Since the official launch, many have been wondering if the real-time Ray Tracing feature of the newly announced Turing GPU architecture powered GeForce RTX 20 series cards is worth the upgrade. As of now, existing games that actually supports the real-time Ray Tracing feature are still very limited and it will only be available in the upcoming Windows 10 October 2018 Update.
While we wait for the Windows 10 October 2018 Update, let’s have a look at the raw performance of the Gigabyte GeForce RTX 2080 Gaming OC 8G we have here against its predecessor, the GeForce GTX 1080.
|GeForce RTX 2080
|1815 MHz – Gaming Mode
1830 MHz – OC Mode
1710 Mhz – Reference Card
|Memory Bandwidth (GB/sec)
|PCI-E 3.0 x 16
|Digital max resolution
|650W ( With One 8-Pin and One 6-Pin EXTERNAL POWER CONNECTOR)
|DisplayPort 1.4 x3, HDMI 2.0b x1, USB Type-C ™ (support VirtualLink™) x1
|2-way NVIDIA NVLINK™
Starting off with the box, we can see the highlighted features of the graphics card itself i.e the RGB fusion, Windforce fan design, factory overclocked and the slightly extended warranty period of 4 years.
Brand’s proprietary features aside, you’ll find these extras – especially for the GDDR6 and Ray Tracing, which is the new features of the RTX 20 series cards and the supposed game changer.
More details of the highlighted features can be found at the back of the box, such as the RGB lighting, Windforce cooling fan and heatsink design.
The content of the box is rather simple in our opinion – a drivers CD, user’s guide, product registration guide for that whopping 4 years worth of warranty and the Gigabyte GeForce RTX 2080 Gaming OC 8G.
The Gigabyte GeForce RTX 2080 GAMING OC 8G
Since all of the early releases are based on the reference PCB, you won’t be seeing any extra fancy design from the rest of the AIB partners. The RTX 2080 Gaming OC 8G here comes with a triple fan cooler that is equipped with a middle fan that spins in a reversed direction, or alternate spinning to achieve smoother airflow for better cooling performance.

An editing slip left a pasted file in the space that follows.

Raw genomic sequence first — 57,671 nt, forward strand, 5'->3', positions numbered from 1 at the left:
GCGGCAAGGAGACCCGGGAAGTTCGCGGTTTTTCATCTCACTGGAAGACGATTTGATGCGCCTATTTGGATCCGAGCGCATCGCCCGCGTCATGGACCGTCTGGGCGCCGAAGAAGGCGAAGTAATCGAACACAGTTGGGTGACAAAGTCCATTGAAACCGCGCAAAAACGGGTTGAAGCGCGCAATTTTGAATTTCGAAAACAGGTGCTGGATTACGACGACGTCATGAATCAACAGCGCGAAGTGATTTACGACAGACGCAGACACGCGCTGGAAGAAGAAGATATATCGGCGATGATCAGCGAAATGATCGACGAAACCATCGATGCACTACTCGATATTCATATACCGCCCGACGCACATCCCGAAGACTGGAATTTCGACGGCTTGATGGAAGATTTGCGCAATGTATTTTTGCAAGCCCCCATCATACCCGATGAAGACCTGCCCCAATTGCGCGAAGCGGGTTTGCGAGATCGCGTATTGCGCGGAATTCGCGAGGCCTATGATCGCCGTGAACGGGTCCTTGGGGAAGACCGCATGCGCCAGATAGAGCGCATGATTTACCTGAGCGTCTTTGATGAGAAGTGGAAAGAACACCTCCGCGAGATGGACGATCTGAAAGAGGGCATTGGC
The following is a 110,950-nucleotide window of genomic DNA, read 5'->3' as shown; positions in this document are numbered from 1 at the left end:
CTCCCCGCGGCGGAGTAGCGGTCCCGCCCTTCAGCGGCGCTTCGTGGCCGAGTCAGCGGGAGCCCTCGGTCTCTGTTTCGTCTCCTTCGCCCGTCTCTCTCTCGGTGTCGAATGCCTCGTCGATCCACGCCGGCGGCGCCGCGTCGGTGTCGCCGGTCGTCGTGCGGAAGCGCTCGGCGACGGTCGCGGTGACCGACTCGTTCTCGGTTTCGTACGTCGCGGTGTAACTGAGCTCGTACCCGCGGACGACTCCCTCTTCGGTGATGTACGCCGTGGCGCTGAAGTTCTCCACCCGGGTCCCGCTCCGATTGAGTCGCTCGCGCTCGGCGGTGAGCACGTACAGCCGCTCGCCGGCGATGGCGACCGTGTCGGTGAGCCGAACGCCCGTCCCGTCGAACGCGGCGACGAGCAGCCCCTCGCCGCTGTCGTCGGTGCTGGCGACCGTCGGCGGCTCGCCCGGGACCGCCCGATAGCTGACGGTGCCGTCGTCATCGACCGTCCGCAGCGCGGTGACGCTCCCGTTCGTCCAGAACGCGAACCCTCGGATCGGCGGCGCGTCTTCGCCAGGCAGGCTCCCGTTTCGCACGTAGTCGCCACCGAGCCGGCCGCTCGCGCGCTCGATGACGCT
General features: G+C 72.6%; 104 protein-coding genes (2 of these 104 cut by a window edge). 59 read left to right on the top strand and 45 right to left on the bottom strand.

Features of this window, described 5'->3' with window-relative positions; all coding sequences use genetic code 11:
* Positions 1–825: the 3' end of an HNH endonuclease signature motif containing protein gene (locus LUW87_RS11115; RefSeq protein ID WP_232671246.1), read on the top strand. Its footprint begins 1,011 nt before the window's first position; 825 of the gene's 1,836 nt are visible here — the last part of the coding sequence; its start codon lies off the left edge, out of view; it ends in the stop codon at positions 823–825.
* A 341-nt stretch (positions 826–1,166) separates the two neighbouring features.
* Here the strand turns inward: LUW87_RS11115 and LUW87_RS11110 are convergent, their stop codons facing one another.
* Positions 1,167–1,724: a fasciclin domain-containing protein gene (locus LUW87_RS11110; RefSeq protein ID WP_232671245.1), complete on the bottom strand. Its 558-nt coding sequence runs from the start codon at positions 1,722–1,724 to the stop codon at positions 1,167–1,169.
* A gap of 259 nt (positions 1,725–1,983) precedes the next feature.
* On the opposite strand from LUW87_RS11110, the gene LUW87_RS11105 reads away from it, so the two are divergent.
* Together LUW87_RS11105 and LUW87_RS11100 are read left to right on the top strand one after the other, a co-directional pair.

From the side, you can see that the card is packed with a rather thick cooler with 3 segment of Aluminum fins, which makes it a 2.5 slot design as a whole. The cooling performance seems to be pretty promising at this point, especially with its heat pipe that is direct in contact with the GPU die. Though, SFF build enthusiasts might need to watch out for that extra clearance required for certain SFF chassis.
To power up the Gigabyte GeForce RTX 2080 Gaming OC 8G, you’ll need a 6-pin and 8-pin PCIe power connector. It’s no surprise for the power requirement, as it’s pulling around 250W at its peak performance.
At the back of the card, you’ll get a full cover metal backplate that helps to enhance the overall rigidity of the card. It’s not the best looking backplate around, but since it’s using NVIDIA’s reference PCB, you can swap it with one that comes with a custom water block if you’re planning on a custom water cooling setup.
And here’s the new NVLink fingers for multi-GPU setup, which requires NVLink bridge to enable this feature.
For the output, you’ll have the new type-C connection for the next generation VR headset, as well as the usual 3 x DisplayPort 1.4 and HDMI 2.0b.
Test System Setup
For our games benchmark test, we’ve selected a number of AAA titles to run at its highest possible settings using the following setup under ambient temperature of 31°C:
|Intel Core i7 8700K @5GHz
|ASUS ROG Maximus X Apex
|G.Skill TridentZ RGB 16GB @3200MHz
|Gigabyte RTX 2080 Gaming OC 8G
|Cooler Master V1200
|Apacer Panther S340
|WD Black 6TB
|Raijintek Orcus 240
|Cooler Master Test Bench V1
The test is done separately for games that support both DirectX 11 and DirectX 12 at the resolution of 1920×1080, 2560×1440 and 3840×2160 using the RTX 2080 against its predecessor, the GTX 1080.